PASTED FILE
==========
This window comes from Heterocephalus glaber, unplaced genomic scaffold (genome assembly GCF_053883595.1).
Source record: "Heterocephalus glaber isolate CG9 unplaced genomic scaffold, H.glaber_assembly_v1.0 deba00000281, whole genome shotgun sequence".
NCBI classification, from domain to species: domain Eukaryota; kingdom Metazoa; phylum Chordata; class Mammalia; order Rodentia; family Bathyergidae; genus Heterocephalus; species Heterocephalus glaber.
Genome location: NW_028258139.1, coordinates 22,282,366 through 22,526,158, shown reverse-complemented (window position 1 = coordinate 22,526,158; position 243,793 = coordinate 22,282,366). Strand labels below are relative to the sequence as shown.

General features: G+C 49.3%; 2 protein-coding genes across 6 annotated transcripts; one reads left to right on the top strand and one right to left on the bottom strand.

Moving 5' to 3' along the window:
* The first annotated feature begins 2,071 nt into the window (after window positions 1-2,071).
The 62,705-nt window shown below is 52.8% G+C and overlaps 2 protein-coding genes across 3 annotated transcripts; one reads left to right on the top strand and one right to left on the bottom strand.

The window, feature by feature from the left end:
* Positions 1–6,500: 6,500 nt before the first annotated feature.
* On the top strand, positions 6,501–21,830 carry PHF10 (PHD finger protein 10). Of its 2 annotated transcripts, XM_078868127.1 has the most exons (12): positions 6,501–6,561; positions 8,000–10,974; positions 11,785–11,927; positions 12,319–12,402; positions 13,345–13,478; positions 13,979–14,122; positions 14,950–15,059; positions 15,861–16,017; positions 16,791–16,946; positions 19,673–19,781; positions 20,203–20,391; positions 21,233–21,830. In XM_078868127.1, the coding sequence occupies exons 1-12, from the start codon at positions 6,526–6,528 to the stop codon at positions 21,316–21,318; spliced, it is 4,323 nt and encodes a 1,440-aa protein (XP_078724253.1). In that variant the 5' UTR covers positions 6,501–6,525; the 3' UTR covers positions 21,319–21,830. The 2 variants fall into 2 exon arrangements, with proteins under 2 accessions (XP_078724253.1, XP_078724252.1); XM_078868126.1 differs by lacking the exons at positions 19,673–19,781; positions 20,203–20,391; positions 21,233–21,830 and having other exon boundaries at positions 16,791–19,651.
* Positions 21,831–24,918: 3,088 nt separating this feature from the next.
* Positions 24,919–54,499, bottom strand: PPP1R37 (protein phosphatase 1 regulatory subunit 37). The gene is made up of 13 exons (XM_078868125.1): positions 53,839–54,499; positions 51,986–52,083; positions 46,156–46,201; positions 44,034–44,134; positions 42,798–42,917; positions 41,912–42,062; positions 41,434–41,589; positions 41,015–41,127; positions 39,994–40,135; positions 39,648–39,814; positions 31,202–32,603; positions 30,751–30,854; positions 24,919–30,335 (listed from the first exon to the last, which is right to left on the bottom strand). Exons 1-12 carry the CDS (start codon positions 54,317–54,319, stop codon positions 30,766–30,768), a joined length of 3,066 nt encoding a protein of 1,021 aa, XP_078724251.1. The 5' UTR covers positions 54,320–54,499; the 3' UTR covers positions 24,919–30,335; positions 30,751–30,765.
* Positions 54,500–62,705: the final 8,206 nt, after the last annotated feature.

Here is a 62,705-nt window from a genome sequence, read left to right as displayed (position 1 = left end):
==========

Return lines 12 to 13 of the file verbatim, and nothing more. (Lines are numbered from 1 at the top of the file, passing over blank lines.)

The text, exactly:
* Positions 21,831–24,918: 3,088 nt separating this feature from the next.
* Positions 24,919–54,499, bottom strand: PPP1R37 (protein phosphatase 1 regulatory subunit 37). The gene is made up of 13 exons (XM_078868125.1): positions 53,839–54,499; positions 51,986–52,083; positions 46,156–46,201; positions 44,034–44,134; positions 42,798–42,917; positions 41,912–42,062; positions 41,434–41,589; positions 41,015–41,127; positions 39,994–40,135; positions 39,648–39,814; positions 31,202–32,603; positions 30,751–30,854; positions 24,919–30,335 (listed from the first exon to the last, which is right to left on the bottom strand). Exons 1-12 carry the CDS (start codon positions 54,317–54,319, stop codon positions 30,766–30,768), a joined length of 3,066 nt encoding a protein of 1,021 aa, XP_078724251.1. The 5' UTR covers positions 54,320–54,499; the 3' UTR covers positions 24,919–30,335; positions 30,751–30,765.